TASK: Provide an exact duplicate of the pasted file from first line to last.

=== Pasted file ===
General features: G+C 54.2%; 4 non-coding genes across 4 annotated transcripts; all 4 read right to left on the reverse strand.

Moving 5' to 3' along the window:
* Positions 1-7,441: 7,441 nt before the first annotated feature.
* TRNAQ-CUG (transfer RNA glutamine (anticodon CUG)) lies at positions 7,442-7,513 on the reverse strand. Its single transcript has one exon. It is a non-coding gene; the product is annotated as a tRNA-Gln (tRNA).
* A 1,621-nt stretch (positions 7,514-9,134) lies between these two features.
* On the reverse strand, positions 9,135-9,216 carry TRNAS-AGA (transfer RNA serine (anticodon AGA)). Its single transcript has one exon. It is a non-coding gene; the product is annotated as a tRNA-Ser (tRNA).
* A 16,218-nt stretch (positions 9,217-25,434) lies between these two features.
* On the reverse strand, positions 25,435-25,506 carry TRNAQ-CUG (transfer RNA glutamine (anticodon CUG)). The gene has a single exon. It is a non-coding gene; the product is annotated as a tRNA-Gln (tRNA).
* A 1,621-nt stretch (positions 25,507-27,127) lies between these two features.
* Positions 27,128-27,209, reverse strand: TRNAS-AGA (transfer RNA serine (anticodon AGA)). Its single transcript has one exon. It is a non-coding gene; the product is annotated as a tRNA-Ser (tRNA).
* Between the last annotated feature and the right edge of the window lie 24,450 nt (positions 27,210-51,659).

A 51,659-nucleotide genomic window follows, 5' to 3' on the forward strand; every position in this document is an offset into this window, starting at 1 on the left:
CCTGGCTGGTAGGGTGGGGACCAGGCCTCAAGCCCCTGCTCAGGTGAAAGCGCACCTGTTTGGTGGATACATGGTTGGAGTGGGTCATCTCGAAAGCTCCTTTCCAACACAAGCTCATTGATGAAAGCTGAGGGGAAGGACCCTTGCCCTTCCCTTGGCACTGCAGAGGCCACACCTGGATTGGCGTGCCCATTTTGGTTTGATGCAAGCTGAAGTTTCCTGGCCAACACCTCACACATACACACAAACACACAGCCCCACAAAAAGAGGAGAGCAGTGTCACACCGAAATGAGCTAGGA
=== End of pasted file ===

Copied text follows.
General features: G+C 54.2%; 4 non-coding genes across 4 annotated transcripts; all 4 read right to left on the reverse strand.

Moving 5' to 3' along the window:
* Positions 1-7,441: 7,441 nt before the first annotated feature.
* TRNAQ-CUG (transfer RNA glutamine (anticodon CUG)) lies at positions 7,442-7,513 on the reverse strand. Its single transcript has one exon. It is a non-coding gene; the product is annotated as a tRNA-Gln (tRNA).
* A 1,621-nt stretch (positions 7,514-9,134) lies between these two features.
* On the reverse strand, positions 9,135-9,216 carry TRNAS-AGA (transfer RNA serine (anticodon AGA)). Its single transcript has one exon. It is a non-coding gene; the product is annotated as a tRNA-Ser (tRNA).
* A 16,218-nt stretch (positions 9,217-25,434) lies between these two features.
* On the reverse strand, positions 25,435-25,506 carry TRNAQ-CUG (transfer RNA glutamine (anticodon CUG)). The gene has a single exon. It is a non-coding gene; the product is annotated as a tRNA-Gln (tRNA).
* A 1,621-nt stretch (positions 25,507-27,127) lies between these two features.
* Positions 27,128-27,209, reverse strand: TRNAS-AGA (transfer RNA serine (anticodon AGA)). Its single transcript has one exon. It is a non-coding gene; the product is annotated as a tRNA-Ser (tRNA).
* Between the last annotated feature and the right edge of the window lie 24,450 nt (positions 27,210-51,659).

A 51,659-nucleotide genomic window follows, 5' to 3' on the forward strand; every position in this document is an offset into this window, starting at 1 on the left:
CCTGGCTGGTAGGGTGGGGACCAGGCCTCAAGCCCCTGCTCAGGTGAAAGCGCACCTGTTTGGTGGATACATGGTTGGAGTGGGTCATCTCGAAAGCTCCTTTCCAACACAAGCTCATTGATGAAAGCTGAGGGGAAGGACCCTTGCCCTTCCCTTGGCACTGCAGAGGCCACACCTGGATTGGCGTGCCCATTTTGGTTTGATGCAAGCTGAAGTTTCCTGGCCAACACCTCACACATACACACAAACACACAGCCCCACAAAAAGAGGAGAGCAGTGTCACACCGAAATGAGCTAGGA